South Dakota ranks second after West Virginia among states with the highest odds of having vehicle and deer collisions according to a State Farm Insurance Study.
Licensed South Dakota Drivers have a 1 in 68 chance of hitting a deer in the next year.
The Insurance Information Institute estimates there are more than 1.6 million collisions with deer every year in the U.S., up 7.7 percent from last year.
AAA of South Dakota is warning drivers that this is the worst time of year for deer collisions. It's mating season and the deer are stocking up on food for the winter.
"We just want motorists to be aware that, to watch out for them and slow down a little bit in those deer crossing areas," said AAA of South Dakota Administrative Director Marilyn Buskohl.
Some business owners in town aren't exactly sad about this news.
"Deer accidents are really important right now because we're beyond the construction season and we haven't got to the winter season yet so we need this next 30 to 45 days of dear hits to kind of carry us through," said Vern Eide General Manager Bruce Vandenbosch.
Marv Veldhuizen, owner of Marv's Body Shop, said the study is nothing new.
"I've been fixing deer hits for close to 50 years now. Not that much has changed, the deer are just as dumb as they always were and we drive just the same as we always did," said President of Marv's Body Shop Marv Veldhuizen.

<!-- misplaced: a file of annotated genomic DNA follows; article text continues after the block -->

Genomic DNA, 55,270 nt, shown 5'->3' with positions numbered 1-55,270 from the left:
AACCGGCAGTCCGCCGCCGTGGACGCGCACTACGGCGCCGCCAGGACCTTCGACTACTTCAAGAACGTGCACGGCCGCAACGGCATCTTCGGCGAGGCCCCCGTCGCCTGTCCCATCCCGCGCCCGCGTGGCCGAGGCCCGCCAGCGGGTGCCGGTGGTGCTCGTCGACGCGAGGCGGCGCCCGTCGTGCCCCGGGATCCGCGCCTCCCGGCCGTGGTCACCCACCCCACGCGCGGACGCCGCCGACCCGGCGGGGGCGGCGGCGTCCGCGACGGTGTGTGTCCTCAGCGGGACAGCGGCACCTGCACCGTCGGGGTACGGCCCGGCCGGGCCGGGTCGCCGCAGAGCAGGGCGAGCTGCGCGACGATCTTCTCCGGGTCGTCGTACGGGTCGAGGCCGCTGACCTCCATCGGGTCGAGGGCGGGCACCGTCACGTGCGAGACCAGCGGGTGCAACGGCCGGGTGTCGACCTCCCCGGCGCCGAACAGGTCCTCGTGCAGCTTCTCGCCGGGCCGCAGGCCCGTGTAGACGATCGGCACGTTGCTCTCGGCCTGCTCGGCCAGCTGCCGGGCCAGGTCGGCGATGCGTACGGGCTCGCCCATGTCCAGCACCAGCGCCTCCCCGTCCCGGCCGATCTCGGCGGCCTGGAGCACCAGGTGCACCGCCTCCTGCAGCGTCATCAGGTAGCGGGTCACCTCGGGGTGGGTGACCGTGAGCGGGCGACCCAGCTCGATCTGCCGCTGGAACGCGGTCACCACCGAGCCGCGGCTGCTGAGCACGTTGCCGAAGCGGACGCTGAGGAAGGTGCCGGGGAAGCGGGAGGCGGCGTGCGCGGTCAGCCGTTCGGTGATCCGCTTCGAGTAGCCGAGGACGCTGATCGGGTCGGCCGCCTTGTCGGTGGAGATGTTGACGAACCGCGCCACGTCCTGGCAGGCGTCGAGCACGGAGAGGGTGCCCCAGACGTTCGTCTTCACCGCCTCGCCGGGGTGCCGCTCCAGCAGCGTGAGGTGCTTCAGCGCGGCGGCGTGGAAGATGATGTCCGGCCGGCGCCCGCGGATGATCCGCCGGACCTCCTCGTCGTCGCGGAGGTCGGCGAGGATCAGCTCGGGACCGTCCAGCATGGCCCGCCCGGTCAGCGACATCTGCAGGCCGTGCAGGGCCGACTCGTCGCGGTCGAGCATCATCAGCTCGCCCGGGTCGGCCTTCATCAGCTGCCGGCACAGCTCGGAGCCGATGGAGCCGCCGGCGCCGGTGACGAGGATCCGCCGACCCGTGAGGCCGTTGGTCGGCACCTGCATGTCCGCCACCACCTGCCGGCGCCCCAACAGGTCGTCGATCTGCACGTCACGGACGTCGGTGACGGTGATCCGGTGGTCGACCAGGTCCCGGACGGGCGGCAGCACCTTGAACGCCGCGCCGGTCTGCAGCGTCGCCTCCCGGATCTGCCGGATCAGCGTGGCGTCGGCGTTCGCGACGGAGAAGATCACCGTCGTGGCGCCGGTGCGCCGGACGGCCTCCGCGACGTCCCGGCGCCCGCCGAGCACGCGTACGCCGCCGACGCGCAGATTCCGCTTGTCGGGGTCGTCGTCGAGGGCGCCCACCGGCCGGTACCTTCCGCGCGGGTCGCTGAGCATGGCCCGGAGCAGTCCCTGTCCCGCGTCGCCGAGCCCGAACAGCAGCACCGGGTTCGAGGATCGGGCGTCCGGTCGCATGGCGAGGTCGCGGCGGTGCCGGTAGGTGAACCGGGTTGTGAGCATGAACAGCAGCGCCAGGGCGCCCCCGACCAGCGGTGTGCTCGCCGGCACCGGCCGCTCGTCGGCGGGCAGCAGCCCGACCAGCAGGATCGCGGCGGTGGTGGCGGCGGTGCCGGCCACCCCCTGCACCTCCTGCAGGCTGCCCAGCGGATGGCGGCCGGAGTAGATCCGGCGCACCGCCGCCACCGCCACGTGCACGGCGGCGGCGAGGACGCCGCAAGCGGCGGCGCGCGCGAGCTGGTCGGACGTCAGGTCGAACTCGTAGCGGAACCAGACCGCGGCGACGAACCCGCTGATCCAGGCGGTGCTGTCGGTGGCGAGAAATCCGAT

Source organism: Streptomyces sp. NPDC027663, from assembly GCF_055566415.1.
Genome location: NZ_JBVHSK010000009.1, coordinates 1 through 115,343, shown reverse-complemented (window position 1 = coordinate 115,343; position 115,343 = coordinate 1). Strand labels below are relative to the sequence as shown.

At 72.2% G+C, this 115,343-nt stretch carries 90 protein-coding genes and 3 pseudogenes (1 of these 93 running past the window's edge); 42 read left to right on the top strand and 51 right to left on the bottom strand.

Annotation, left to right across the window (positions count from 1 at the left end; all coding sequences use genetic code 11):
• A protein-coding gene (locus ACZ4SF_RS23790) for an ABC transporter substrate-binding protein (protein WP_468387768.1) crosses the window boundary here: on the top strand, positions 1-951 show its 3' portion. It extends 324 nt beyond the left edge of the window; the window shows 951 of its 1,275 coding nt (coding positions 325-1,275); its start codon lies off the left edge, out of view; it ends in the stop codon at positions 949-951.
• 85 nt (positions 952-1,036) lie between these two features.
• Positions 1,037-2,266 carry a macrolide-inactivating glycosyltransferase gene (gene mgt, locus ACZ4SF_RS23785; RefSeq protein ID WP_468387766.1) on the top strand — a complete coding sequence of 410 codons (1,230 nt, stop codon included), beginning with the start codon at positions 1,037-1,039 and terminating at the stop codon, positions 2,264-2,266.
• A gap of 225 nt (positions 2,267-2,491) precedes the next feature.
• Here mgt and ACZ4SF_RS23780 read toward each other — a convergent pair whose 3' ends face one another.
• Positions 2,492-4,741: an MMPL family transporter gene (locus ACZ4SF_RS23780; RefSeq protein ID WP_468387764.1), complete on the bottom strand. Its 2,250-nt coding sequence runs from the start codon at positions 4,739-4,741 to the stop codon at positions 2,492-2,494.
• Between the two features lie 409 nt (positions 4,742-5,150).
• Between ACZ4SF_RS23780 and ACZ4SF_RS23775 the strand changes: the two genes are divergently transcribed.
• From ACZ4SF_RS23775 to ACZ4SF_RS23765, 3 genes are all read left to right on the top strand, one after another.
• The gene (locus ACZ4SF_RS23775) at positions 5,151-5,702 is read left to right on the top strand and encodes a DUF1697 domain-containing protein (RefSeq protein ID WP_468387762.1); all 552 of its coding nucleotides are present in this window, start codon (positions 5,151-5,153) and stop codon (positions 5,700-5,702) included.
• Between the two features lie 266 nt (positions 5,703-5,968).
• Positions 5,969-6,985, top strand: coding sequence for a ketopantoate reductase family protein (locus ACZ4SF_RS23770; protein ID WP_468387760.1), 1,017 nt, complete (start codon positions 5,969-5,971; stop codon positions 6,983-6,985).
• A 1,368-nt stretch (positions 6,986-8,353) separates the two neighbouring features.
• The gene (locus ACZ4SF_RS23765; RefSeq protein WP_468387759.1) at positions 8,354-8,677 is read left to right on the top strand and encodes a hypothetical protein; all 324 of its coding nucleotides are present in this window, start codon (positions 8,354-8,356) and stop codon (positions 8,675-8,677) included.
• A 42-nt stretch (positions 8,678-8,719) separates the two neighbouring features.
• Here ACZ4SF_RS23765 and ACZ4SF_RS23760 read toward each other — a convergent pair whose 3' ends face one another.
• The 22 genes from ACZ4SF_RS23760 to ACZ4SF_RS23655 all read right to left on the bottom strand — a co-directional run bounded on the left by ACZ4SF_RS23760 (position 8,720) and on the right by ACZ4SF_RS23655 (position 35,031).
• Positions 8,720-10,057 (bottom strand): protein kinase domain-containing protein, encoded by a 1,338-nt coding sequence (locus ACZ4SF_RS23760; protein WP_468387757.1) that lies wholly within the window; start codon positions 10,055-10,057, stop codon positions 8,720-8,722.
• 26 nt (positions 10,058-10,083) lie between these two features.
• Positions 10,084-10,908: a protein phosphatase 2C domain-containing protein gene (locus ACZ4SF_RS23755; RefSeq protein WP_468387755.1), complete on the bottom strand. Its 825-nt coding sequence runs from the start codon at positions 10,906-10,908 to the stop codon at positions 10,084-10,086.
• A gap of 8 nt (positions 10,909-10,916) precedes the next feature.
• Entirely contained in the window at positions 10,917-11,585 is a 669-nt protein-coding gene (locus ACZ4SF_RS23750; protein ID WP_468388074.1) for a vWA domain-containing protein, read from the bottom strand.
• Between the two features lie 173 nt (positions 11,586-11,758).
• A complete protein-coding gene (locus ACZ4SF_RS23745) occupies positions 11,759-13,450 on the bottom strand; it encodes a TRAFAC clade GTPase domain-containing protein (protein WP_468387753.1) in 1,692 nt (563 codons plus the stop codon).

These body shops depend on deer-accident season from October to November. But this year, South Dakota deer not only have to dodge cars on the road, they're also being hit by a deadly disease.
South Dakota Game Fish and Parks said the deer population in the south east corner of the state has taken a big hit from a disease called EHD.
Body shop owners say they can already feel the effects of the smaller deer population.
"It's down quite a bit. I'd say it's less than a dozen so far, where in the past we've had just about 1 every day for about 30 days," said Vandenbosch.
Lower numbers or not, AAA recommends drivers always be prepared.
"You just never known when a deer is going to cross the road, you just have to know that they're out there," said Buskohl.
AAA South Dakota offers the following tips for drivers:
Buckle up and don't speed. A decrease in speed gives you more time to react.
Be observant. Look for deer-crossing signs indicating areas where deer frequently travel. Deer are creatures of habit and may often use the same path again – remember where you see them.
Reduce distractions in the vehicle and stay alert. A deer standing near a roadside may suddenly run across the road. Slow down and use your horn to scare the deer. Never shine or flash your vehicle's lights. This can cause the deer to fixate on your vehicle. Use high-beams for greater visibility.
Look for groups. Deer travel in groups, so if you see one crossing the road ahead slow down, as there are probably others in the area but out of view.
Never swerve. Instead, slow down and brake. Swerving can cause you to lose control of your vehicle and strike another vehicle or object along the roadway.
Do not rely on devices. There is no conclusive evidence that hood-mounted deer whistles and other such devices work.
Slow down. If a crash with a deer is unavoidable, AAA recommends slowing down and releasing your foot from the brake before impact. This will raise the front end of the car during the crash and increase the likelihood that the animal will go underneath the vehicle instead of through the windshield.
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